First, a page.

Margaret Wambui Kenyatta Biography


On Wednesday, 5th April 2017: President Uhuru Kenyatta’s step-sister Margaret Wambui passed on at a Nairobi hospital after a short illness at the age of 89years.

The deceased, who was leading a quiet life after an industrious political career where she championed the interests of women empowerment and involvement in politics

Things you know about Margaret Wambui Kenyatta Biography | Life History

Margaret Wambui Kenyatta was born on 1928 in Kenya and raised in the Dagoretti area of Nairobi. Wambui had vivid memories of her famous father:

“I can remember the crowds of people who used to visit him at home, and I often used to make him play with me and he held me up in front of the people and they all laughed.”

Margaret Wambui Kenyatta was the only daughter and the eldest of two children of Mzee Kenyatta and his first wife Grace Wahu Kenyatta. Her  brother was Peter Muigai.

Margaret Wambui Kenyatta attended Ruthimitu Primary School then attended Church of Scotland Mission School, Kikuyu; and was among the pioneer students of Alliance School, when it began as a mixed school in 1947.

After high school, Margaret took a teaching post at Githunguri College, where her father was principal.

In 1952, when Jomo kenyatta was arrested for his involvement with the Mau Mau and others protesting white suppression, the college was closed by government order. At the time, Margaret was also arrested and detained for a week.

While her father served a seven-year prison term, Margaret held various odd jobs and became active in the Peoples Congress Party, which worked for African rights and the release of political Prisoners. She also joined a number of social welfare organizations, including Maendeleo ya Wanawake, one of Kenya’s most important women’s organizations. In 1959, when Jomo Kenyatta was released from prison and became head of the Kenya African National Union (KANU), a political party formed to work for African liberation, Margaret also joined the party, serving as assistant secretary and later as secretary of the KANU branch at Kiambu.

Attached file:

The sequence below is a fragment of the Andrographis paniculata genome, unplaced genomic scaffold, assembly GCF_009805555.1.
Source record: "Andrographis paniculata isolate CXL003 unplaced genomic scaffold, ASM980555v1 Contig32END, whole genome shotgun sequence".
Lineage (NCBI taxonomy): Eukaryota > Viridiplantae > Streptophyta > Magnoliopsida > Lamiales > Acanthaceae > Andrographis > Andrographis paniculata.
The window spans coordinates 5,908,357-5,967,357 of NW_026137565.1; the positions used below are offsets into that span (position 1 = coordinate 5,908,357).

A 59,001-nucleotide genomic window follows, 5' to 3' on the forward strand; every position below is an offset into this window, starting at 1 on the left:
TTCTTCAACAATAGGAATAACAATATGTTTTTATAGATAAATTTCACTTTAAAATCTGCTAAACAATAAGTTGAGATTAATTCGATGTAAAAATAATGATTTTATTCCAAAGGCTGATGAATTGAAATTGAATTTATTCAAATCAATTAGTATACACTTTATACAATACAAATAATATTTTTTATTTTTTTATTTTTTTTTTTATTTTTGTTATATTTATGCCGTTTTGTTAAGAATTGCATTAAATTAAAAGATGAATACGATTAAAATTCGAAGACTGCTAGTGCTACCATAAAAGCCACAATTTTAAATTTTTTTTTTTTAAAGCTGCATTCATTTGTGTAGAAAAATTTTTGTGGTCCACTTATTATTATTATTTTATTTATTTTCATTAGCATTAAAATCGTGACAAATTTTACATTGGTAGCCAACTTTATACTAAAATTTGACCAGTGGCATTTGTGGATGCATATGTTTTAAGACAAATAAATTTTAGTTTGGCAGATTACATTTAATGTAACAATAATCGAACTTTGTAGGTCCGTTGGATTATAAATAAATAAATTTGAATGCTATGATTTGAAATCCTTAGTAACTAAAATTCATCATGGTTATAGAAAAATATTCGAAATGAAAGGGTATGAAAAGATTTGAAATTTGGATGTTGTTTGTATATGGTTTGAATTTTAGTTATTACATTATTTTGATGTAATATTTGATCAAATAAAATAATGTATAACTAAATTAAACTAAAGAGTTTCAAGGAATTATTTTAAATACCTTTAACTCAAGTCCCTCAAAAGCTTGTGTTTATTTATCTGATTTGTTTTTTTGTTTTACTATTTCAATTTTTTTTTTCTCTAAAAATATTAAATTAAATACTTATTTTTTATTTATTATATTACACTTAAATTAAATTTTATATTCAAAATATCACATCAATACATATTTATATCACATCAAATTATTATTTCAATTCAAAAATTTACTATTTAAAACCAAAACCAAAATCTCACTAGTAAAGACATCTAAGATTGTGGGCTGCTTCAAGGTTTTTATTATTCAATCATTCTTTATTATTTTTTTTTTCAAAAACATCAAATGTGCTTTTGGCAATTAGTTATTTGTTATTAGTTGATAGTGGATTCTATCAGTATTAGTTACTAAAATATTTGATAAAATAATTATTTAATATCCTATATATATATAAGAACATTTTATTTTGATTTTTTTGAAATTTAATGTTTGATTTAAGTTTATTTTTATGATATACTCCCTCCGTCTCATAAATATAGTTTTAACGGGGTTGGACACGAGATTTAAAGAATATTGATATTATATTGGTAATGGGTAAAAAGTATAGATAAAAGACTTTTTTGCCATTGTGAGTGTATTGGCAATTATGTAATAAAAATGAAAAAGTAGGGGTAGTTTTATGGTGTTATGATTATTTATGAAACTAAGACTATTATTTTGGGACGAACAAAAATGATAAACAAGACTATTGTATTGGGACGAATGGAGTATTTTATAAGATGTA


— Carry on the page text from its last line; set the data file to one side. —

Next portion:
KANU was finally victorious in the general election of May 1963, and Kenya won independence that same year, after which Jomo Kenyatta became prime minister and then president.

Margaret Wambui Kenyatta previously served as deputy mayor of Nairobi in 1966 and then served as the Mayor of Nairobi – the first African woman mayor of Nairobi and the second African woman in the country to hold the position -from 1970 to 1976 , before being Kenya’s Permanent Representative to the United Nations, where she served for ten years from 1976 to 1986.Her tenure in office was marked by many developmental programs, including expansion of the subways, the building of low-cost housing and sewerage, and the expansion of public health facilities.

Margaret Kenyatta, who never married and did not have children, was once described by a long-time friend as

 “a mature woman with large sad eyes and a rare but infectious laugh.” 

Although she defied tradition in a country where women were expected to marry, raise children, and tend to domestic matters, she remained modest about her personal victories, preferring to focus on the future of her country.

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